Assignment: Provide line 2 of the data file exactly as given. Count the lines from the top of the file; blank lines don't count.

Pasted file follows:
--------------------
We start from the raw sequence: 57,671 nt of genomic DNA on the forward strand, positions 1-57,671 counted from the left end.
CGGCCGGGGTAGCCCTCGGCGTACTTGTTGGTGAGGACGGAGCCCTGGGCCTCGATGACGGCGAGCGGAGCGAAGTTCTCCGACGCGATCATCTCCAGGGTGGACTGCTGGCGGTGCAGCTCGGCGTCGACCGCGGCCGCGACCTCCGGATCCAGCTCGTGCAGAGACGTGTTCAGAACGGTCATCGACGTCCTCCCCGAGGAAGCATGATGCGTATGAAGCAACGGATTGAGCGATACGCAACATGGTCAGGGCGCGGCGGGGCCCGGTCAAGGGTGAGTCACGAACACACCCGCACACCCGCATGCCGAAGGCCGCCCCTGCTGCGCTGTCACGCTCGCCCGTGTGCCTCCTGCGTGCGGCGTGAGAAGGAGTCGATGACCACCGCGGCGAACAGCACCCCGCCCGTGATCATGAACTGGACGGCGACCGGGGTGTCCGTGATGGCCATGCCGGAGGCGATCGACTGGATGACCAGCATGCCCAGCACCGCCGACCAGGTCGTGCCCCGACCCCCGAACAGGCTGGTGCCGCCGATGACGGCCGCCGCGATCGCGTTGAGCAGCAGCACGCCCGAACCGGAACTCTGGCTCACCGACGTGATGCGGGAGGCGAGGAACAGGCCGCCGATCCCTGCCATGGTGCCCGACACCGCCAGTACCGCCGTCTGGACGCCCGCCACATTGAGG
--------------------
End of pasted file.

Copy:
CGGCCGGGGTAGCCCTCGGCGTACTTGTTGGTGAGGACGGAGCCCTGGGCCTCGATGACGGCGAGCGGAGCGAAGTTCTCCGACGCGATCATCTCCAGGGTGGACTGCTGGCGGTGCAGCTCGGCGTCGACCGCGGCCGCGACCTCCGGATCCAGCTCGTGCAGAGACGTGTTCAGAACGGTCATCGACGTCCTCCCCGAGGAAGCATGATGCGTATGAAGCAACGGATTGAGCGATACGCAACATGGTCAGGGCGCGGCGGGGCCCGGTCAAGGGTGAGTCACGAACACACCCGCACACCCGCATGCCGAAGGCCGCCCCTGCTGCGCTGTCACGCTCGCCCGTGTGCCTCCTGCGTGCGGCGTGAGAAGGAGTCGATGACCACCGCGGCGAACAGCACCCCGCCCGTGATCATGAACTGGACGGCGACCGGGGTGTCCGTGATGGCCATGCCGGAGGCGATCGACTGGATGACCAGCATGCCCAGCACCGCCGACCAGGTCGTGCCCCGACCCCCGAACAGGCTGGTGCCGCCGATGACGGCCGCCGCGATCGCGTTGAGCAGCAGCACGCCCGAACCGGAACTCTGGCTCACCGACGTGATGCGGGAGGCGAGGAACAGGCCGCCGATCCCTGCCATGGTGCCCGACACCGCCAGTACCGCCGTCTGGACGCCCGCCACATTGAGG